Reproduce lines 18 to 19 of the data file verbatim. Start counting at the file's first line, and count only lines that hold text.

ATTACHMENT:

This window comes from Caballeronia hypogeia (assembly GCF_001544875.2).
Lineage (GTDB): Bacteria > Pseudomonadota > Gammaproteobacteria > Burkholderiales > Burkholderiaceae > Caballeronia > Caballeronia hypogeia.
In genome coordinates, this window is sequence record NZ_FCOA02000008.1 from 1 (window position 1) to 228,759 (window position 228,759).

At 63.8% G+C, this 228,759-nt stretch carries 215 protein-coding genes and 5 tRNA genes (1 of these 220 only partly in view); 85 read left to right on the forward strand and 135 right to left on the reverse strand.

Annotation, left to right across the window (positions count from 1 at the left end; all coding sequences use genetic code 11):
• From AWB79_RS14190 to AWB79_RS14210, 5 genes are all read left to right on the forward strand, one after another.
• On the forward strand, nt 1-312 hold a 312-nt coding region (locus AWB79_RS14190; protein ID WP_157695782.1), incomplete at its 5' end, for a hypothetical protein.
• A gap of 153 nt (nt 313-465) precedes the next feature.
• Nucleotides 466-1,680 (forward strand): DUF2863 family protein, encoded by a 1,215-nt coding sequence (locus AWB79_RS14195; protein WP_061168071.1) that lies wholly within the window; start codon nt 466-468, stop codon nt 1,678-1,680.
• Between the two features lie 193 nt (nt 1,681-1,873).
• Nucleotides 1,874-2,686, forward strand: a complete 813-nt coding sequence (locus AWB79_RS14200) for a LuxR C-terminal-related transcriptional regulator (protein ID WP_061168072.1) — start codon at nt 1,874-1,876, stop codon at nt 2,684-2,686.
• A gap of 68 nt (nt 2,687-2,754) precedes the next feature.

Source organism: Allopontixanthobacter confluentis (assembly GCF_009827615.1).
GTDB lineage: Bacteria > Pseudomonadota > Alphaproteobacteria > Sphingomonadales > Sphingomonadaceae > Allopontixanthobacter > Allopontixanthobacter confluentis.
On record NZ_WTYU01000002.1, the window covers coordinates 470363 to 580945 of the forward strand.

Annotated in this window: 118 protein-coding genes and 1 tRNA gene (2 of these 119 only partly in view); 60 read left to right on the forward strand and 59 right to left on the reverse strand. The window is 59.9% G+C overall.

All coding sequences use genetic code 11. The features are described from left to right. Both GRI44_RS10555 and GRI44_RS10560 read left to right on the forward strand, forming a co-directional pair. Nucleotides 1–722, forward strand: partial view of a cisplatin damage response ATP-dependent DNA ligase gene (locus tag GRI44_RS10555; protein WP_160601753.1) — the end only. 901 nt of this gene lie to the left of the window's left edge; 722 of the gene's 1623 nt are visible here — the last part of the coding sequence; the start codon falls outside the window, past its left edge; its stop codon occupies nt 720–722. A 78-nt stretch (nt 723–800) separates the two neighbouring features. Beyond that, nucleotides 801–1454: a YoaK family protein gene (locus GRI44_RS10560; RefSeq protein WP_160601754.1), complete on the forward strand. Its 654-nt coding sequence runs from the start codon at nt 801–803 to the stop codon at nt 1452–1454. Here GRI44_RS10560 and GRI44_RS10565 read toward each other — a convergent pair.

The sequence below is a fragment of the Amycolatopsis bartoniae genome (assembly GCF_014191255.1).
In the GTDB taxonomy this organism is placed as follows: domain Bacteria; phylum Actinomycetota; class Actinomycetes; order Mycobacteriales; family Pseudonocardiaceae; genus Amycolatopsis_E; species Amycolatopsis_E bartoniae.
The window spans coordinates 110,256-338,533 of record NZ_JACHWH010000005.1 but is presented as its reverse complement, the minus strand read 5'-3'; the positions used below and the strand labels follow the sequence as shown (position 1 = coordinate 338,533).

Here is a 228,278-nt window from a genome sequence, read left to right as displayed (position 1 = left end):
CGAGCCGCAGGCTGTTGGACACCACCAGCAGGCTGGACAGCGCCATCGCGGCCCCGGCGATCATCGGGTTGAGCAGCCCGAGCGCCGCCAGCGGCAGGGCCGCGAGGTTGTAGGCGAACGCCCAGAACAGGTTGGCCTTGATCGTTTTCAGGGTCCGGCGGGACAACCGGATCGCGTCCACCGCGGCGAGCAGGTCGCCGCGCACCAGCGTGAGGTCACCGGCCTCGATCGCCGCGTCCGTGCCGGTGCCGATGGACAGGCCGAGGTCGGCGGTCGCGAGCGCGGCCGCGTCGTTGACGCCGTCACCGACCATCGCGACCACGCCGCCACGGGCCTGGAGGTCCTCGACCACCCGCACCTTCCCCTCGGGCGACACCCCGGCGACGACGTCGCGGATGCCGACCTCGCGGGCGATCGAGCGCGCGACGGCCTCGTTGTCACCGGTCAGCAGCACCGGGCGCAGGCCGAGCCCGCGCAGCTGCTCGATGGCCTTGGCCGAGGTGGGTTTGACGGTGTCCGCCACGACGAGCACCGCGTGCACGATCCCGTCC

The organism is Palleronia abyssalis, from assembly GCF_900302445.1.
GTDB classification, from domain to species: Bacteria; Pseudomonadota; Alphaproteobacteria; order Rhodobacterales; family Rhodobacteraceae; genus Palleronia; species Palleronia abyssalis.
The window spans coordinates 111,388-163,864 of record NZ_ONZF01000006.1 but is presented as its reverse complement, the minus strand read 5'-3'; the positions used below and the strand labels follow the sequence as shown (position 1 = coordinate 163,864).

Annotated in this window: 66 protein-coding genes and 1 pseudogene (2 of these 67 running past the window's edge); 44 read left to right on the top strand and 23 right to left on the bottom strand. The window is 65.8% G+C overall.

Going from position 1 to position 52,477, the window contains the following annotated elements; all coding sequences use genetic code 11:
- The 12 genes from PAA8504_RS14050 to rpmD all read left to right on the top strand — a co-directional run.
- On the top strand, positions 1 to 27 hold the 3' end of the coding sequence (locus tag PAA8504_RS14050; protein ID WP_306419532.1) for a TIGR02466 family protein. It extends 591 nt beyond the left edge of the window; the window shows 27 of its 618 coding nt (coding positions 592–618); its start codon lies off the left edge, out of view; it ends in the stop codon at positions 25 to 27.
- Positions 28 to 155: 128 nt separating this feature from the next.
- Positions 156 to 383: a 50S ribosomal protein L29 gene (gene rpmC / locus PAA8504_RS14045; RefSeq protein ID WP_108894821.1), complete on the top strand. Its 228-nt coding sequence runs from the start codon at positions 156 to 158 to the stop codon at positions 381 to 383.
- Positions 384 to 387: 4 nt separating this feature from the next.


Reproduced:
The sequence below is a fragment of the Amycolatopsis bartoniae genome (assembly GCF_014191255.1).
In the GTDB taxonomy this organism is placed as follows: domain Bacteria; phylum Actinomycetota; class Actinomycetes; order Mycobacteriales; family Pseudonocardiaceae; genus Amycolatopsis_E; species Amycolatopsis_E bartoniae.